Cara: On the Verge started out as a how to guide to creating and committing to daily practices. I quickly realized it was a boring topic and decided to focus on the outcome or “prize” of having consistent daily practices and that is the experience of being awake and fully alive.
Lisa: I remember us doing some work with your inner muse to access that clarity! The idea of consistent daily practice is certainly key to mindfullness and yoga, or any practice, and it’s probably the biggest reason writers will give for their successes—they take their book writing practice seriously. How did you employ the tools and techniques you share in On The Verge in writing the book?
Cara: My practices informed my writing and my lack of practice reminded me of how I could not transmit the energy of presence unless I was writing from a state of presence.
Lisa: Ah, that’s a lesson we, as writers, often need to be reminded of. What is your writing ritual, if you have one?
Cara: I’ve always been a morning writer. When I was in the thick of writing my manuscript I woke at 4:00 am and wrote until about 9:00 am when I usually had a meeting or was scheduled to teach a class. I took a month off of teaching to complete my manuscript in time. Sometimes I’d walk in the park by my home and dictate a chapter into my iphone transcriber.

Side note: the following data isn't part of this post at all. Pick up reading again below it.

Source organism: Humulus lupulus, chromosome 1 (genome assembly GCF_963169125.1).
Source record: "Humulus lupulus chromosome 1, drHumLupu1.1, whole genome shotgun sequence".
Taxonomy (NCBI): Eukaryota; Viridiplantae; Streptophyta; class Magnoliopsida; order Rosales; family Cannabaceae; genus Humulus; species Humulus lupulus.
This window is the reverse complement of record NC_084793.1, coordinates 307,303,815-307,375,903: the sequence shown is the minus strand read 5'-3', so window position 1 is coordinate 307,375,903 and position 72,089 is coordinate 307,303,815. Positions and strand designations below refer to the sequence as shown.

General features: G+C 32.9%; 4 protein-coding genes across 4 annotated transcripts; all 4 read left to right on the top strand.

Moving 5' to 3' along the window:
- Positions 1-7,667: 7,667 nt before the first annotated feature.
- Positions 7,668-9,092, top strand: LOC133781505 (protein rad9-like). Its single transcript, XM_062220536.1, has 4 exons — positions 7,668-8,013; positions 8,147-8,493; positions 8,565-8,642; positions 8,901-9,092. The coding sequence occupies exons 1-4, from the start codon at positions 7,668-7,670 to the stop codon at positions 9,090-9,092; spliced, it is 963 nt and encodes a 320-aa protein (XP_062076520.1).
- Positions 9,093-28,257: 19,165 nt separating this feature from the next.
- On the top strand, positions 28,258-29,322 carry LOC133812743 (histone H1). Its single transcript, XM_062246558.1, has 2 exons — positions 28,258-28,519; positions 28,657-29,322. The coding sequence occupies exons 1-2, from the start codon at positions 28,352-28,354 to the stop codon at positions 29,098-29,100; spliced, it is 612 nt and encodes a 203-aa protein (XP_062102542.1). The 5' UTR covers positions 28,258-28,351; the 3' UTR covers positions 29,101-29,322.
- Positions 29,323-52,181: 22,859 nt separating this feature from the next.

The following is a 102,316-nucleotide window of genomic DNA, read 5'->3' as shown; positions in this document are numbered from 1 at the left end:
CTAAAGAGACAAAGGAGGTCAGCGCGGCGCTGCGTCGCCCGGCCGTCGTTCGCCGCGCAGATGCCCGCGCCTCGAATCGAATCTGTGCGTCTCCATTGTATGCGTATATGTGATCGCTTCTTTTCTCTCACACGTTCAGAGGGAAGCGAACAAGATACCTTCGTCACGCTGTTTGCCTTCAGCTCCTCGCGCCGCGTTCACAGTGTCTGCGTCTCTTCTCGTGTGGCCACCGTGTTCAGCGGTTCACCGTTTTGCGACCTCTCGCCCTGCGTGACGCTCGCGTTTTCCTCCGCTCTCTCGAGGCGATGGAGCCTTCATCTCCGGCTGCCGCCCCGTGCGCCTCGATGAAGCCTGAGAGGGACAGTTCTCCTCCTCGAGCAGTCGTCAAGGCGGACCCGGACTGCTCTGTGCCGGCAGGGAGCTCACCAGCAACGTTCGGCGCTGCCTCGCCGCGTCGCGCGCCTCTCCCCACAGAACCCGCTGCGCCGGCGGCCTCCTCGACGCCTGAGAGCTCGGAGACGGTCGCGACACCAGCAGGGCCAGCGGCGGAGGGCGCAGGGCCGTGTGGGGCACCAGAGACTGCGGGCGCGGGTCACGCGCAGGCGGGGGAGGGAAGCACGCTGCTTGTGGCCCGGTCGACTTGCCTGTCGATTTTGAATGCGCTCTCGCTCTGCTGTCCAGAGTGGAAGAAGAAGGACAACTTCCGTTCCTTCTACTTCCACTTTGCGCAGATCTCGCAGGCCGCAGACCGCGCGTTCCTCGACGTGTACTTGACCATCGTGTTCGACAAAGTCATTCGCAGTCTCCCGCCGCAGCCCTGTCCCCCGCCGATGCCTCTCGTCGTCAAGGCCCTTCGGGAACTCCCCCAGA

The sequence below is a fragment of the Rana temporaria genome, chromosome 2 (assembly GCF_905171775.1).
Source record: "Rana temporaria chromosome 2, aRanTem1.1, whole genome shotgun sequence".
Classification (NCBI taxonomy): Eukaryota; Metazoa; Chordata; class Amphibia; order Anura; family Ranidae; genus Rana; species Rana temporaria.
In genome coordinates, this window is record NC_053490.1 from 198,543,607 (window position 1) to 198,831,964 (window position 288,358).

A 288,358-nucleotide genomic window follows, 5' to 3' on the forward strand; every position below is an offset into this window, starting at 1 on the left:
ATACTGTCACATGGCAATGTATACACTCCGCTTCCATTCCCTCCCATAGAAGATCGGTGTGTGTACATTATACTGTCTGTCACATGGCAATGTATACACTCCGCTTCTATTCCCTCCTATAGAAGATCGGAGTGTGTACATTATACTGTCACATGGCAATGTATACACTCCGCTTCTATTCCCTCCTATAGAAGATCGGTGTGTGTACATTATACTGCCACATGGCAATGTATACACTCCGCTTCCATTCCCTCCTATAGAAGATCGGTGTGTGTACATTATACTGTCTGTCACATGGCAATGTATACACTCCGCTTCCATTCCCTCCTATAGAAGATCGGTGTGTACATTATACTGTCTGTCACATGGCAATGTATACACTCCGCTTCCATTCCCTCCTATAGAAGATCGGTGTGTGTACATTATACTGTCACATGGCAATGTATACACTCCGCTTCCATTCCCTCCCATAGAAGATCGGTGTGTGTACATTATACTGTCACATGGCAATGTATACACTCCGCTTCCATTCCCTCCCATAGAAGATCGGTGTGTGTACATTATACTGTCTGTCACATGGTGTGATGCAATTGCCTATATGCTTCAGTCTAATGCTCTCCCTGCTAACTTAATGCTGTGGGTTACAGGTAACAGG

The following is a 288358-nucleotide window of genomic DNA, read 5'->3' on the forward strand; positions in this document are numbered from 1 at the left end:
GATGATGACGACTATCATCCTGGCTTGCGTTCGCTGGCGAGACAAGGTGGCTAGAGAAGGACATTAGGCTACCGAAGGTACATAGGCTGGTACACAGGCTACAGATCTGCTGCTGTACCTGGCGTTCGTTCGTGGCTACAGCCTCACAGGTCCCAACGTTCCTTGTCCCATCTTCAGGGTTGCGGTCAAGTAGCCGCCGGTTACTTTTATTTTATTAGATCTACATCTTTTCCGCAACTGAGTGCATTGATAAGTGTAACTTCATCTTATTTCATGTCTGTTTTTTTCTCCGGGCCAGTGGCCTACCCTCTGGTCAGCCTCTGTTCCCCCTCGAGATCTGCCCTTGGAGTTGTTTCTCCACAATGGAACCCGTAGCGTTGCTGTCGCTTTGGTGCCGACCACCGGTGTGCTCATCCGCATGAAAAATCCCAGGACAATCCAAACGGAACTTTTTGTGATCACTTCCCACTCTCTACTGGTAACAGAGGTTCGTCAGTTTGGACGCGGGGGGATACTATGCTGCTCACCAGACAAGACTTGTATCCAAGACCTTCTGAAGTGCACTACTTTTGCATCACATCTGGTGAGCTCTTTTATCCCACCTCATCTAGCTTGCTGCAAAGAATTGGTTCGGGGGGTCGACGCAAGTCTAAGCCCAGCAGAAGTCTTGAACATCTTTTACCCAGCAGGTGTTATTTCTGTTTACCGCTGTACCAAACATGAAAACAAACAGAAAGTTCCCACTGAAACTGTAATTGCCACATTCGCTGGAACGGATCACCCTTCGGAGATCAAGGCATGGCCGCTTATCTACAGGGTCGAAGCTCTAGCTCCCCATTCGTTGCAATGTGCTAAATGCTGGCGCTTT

When you were meditating, doing yoga or practicing mindfulness, did ideas for the book just pop into your mind, even when you weren’t focusing on it?
Cara: This happened all of the time. During a meditation or yoga practice I would sense a “download,” an insight or direction to support my writing. Often, this would happen in the shower or during a walk in the park.
Lisa: You know you’re in the zone when that happens. What were some of the surprises in writing a book and/or a book proposal?
Cara: I was surprised at how much the direction for the book changed over the course of writing the proposal and the manuscript. While the overall direction has remained the same, the chapter titles and content has shifted dramatically. It was an amazing process to experience. It’s as if the book wrote me.
Lisa: It’s always magical when that happens. What are some of your plans for reaching readers and promoting On the Verge?
Cara: In addition to the free app that supports the content of my book, my plan is to offer content through emails, social media, video, podcasts, and articles. People who do not know my work will need to see my name or book cover at least three times before they decide to buy it.
Lisa: What were some of the magical steps on the journey?